Freshman In-Goo Kwak, notorious for posting a controversial flyer that some consider racially insensitive, is one of three students vying for the open seat on the Committee on Student Life (CSL), a body that often has the final world in major university decisions. Next week’s special election will decide which student serves on the Committee.
Kwak said that he wanted to promote freedom of speech and freedom of the press through the CSL. He said he made the decision to run for the position before the flyer incident occurred.
“Some people assumed that I’m running for CSL because I want attention or something along those lines, which isn’t true,” Kwak said. “The CSL actually has weight in making decisions that … make a difference on campus. That was what interested me.”
Senior Alex Daniele and sophomore Chris Walczyszyn are also running for the position.
The CSL is made up of approximately 10 members, including student representatives, professors and other Tufts administrators, according to CSL Chair Brandon Sultan, a senior.
Dean of Student Affairs Bruce Reitman and Judicial Affairs Officer Veronica Carter are among the administrators serving on the board.
The group makes final appeals decisions on disciplinary measures passed down to student groups or individuals typically by the Tufts Community Union (TCU) Senate or TCU Judiciary, Sultan said. The CSL is also charged with approving proposed changes to the TCU Constitution and other university documents.
Sultan said that he thought it ironic that Kwak is vying for a role on the CSL, whose role is to serve as an unbiased authority on controversial issues. The administration has not yet put the flyer incident before the CSL, but the body would be charged with hearing the case if it were to come to them.
Sultan praised Kwak for running, but said that given the nature of the flyer episode, the freshman may not be prepared to adequately serve in a student government position.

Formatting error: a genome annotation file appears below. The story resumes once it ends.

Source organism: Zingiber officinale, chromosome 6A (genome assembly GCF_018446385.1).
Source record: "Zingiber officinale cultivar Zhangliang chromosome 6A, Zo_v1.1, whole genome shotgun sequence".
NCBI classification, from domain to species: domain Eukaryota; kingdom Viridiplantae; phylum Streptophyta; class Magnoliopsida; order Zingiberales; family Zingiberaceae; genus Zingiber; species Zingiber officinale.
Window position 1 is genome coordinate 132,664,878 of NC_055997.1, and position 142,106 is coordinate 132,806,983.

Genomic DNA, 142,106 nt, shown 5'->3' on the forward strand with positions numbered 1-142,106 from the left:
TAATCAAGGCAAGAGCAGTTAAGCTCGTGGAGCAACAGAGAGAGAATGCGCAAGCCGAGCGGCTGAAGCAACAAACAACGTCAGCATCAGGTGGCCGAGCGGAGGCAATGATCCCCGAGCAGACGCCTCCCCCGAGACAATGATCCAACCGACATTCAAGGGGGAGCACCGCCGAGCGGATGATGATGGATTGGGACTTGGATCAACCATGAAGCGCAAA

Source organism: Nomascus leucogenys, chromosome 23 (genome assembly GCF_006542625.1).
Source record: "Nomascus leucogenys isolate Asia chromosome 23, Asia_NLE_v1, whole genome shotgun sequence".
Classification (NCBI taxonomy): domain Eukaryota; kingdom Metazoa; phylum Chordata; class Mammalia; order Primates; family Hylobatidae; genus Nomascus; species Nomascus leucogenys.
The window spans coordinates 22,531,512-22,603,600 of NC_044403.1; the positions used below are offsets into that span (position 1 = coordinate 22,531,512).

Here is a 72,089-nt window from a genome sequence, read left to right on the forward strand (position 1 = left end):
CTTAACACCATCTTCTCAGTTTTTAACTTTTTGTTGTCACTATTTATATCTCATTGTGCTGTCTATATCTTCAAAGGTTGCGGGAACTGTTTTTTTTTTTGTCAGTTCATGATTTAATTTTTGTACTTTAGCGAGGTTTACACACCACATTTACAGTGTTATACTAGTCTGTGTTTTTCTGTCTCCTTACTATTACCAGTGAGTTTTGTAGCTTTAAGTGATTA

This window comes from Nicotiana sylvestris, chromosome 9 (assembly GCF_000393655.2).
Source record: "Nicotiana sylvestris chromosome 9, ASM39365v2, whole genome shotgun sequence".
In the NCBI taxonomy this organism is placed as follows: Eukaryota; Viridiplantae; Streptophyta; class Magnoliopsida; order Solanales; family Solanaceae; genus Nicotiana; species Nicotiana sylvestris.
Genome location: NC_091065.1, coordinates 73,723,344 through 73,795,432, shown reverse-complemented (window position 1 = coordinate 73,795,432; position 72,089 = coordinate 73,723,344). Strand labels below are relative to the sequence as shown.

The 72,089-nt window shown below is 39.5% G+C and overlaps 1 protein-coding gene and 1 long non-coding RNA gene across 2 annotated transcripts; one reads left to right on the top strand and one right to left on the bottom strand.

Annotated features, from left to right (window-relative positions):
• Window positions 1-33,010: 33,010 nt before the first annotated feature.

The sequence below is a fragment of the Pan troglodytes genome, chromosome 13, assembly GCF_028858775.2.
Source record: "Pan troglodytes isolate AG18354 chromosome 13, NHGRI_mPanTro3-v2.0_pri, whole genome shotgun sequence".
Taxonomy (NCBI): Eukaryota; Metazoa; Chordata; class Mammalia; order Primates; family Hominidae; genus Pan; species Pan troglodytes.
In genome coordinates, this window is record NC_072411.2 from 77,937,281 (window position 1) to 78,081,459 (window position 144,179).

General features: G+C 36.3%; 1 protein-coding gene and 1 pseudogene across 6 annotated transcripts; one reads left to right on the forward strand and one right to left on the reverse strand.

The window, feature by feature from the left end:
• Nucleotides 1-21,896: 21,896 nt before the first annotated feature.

“I have much respect for someone who was just given so much attention,” he said. “Instead of shying away, he is willing to go out in the public to show his worth. I just don’t know if now is his time.”
Daniele said that he never met Kwak and was not particularly familiar with the flyer situation that has garnered so much attention over the past several weeks. Still, he questioned Kwak’s run for the CSL slot in light of the situation.
“It seems like he thought it was funny, playing some kind of a joke,” Daniele said. “His actions go against everything that the CSL kind of stands for. I don’t really agree with that.”
Walczyszyn similarly said that it was important not to judge the candidate for his previous actions, but added that while Kwak may have intended to be humorous in posting the flyer, he instead reignited the racial issues that rocked the university last semester when a physical altercation ensued between a white student and members of the Korean Students Association.
“Too soon, wrong place, wrong time,” Walczyszyn said. “We’ve had a lot of issues with this recently, and it shows a certain level of insensitivity.”
In an interview with the Daily, Kwak reaffirmed his position, saying that he posted the flyer in an attempt to be funny. If successful in his run for the CSL, he hopes to promote his views on freedom of expression.
“My sticking point is freedom of speech, freedom to express views free from fear of disciplinary actions,” he said. “I think it’s important that on a committee like this that all points of view are expressed.”
Sultan said that he was aware of no plans by the administration to charge the CSL with hearing a case on the flyer incident, but Kwak seemed to think otherwise.
Kwak said that in a meeting with Reitman on Tuesday, the dean told him that the CSL would hear the case at some point, but he offered no timeframe.
Sultan said that he did not know how the group would proceed if Kwak won his bid for the CSL and the case came before the body while he served,
“To be honest, I hope that doesn’t happen,” Sultan said.
Kwak said that under these circumstances, he would try to find someone who held his views to act in his stead.
For the CSL, arguably one of the least known of the three branches of student government — including the Senate and Judiciary — Kwak’s run has the potential to gain more publicity for the election.
“I think it is going to cause controversy if not more publicity, which I guess could be good for the election,” Daniele said. “I just hope it doesn’t affect the election in a negative way.”
Walczyszyn agreed. “I think it’ll be a very interesting special election,” he said. “I think it will definitely increase voter turnout to a level that hasn’t been seen in a while.”